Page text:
FBI Expanding Facial-Recognition Database to Include Non-Criminal U.S. Citizens
Facial-recognition technology used by the U.S. Federal Bureau of Investigation (FBI) led to the arrest of a professional juggler in Nepal on the run for 14 years. The man was sought for skipping bail on sexual abuse charges.
Street performer Neil Stammer travelled to Nepal eight years ago with a fake passport, using the name Kevin Hodges.
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Using cutting-edge facial-recognition software, a photo on Stammer's fake passport was matched with a wanted poster released by the FBI last January. Stammer, who once operated a magic shop in New Mexico, has been extradited to the United States to face trial.
Facial-recognition software is being used by the FBI to sort through the its wanted posters to quickly compare them with passport photos. The technology, designed by the Diplomatic Security System, was specifically designed to check for passport and visa fraud.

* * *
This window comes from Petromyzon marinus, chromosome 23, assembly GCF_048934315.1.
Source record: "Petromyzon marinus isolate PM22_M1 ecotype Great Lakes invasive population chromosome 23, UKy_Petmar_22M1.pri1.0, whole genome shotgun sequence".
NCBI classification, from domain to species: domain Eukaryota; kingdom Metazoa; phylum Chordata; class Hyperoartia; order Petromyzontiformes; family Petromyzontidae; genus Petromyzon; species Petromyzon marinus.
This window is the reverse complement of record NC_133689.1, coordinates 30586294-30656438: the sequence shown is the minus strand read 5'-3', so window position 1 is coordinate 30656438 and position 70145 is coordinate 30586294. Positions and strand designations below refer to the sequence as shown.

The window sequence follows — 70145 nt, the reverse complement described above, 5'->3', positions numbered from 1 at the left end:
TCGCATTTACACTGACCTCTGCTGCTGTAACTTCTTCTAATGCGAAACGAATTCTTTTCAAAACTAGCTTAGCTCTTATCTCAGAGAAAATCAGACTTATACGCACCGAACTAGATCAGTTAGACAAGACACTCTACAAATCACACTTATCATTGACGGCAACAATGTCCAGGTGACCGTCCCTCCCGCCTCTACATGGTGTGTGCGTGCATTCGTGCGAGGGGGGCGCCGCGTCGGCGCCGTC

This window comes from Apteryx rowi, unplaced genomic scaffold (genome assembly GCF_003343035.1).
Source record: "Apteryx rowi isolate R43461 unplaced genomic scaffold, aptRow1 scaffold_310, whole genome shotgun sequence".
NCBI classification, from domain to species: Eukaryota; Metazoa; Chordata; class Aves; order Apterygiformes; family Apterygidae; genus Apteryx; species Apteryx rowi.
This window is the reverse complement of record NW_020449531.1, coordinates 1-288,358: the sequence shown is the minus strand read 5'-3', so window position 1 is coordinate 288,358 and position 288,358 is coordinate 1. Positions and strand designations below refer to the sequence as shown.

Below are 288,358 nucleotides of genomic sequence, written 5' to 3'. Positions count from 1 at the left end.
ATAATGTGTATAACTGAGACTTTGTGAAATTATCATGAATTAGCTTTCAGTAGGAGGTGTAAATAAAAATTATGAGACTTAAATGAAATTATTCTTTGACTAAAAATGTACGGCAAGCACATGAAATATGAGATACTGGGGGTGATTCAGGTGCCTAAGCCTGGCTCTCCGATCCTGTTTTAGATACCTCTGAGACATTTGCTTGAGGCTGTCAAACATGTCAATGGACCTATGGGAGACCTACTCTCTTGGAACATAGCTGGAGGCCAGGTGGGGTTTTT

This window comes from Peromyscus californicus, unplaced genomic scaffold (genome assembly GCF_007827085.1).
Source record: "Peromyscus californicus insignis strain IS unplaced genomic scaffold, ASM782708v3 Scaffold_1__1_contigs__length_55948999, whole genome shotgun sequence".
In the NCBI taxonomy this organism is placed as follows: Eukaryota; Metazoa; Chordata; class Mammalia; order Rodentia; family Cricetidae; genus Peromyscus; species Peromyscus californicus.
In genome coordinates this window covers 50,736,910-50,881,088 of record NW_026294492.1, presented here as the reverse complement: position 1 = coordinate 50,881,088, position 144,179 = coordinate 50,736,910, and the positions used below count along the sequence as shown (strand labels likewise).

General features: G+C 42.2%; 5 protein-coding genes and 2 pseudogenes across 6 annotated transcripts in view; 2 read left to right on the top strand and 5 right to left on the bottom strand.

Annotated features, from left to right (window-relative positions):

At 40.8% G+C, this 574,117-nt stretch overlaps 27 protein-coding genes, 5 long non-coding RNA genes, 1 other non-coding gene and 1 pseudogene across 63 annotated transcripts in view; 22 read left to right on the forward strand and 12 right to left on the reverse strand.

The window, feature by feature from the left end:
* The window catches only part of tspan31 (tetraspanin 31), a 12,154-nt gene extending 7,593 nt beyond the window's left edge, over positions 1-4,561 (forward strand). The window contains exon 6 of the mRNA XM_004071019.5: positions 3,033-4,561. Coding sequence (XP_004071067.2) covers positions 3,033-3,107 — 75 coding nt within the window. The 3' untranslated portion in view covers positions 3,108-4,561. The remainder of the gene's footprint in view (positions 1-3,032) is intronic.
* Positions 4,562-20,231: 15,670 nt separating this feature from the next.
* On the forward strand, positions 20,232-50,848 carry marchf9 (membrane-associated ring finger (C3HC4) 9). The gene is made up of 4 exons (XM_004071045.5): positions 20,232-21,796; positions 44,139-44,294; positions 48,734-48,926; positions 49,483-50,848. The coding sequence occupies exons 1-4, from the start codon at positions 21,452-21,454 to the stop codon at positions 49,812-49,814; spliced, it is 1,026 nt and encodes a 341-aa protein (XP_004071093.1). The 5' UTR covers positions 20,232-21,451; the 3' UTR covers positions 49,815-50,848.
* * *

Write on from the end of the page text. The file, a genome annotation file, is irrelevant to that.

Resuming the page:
"Diplomatic Security works with our international and federal law enforcement partners to bring fugitives like Stammer home to face justice, said Barry Moore, FBI deputy assistant secretary for domestic operations.
Although fingerprints have long been collected at entry points in the U.S., the collection of more biometric data will soon be part of a traveler's routine.
The FBI is currently focused on creating a facial-recognition database as part of its Next Generation Identification (NGI) program. The agency is also gathering more information on people who travel in and out of the U.S.
Aside from photos, the database also stores iris scans, finger prints and palm prints. From the 16 million images it contained in 2013, the database is capable of storing over 52 million by 2015.
The FBI claims the database and the collection of more biometric data will reduce terrorism and criminal activities.
Civil liberties group Electric Frontier Foundation, however, has concerns that data from non-criminals are being collected as well.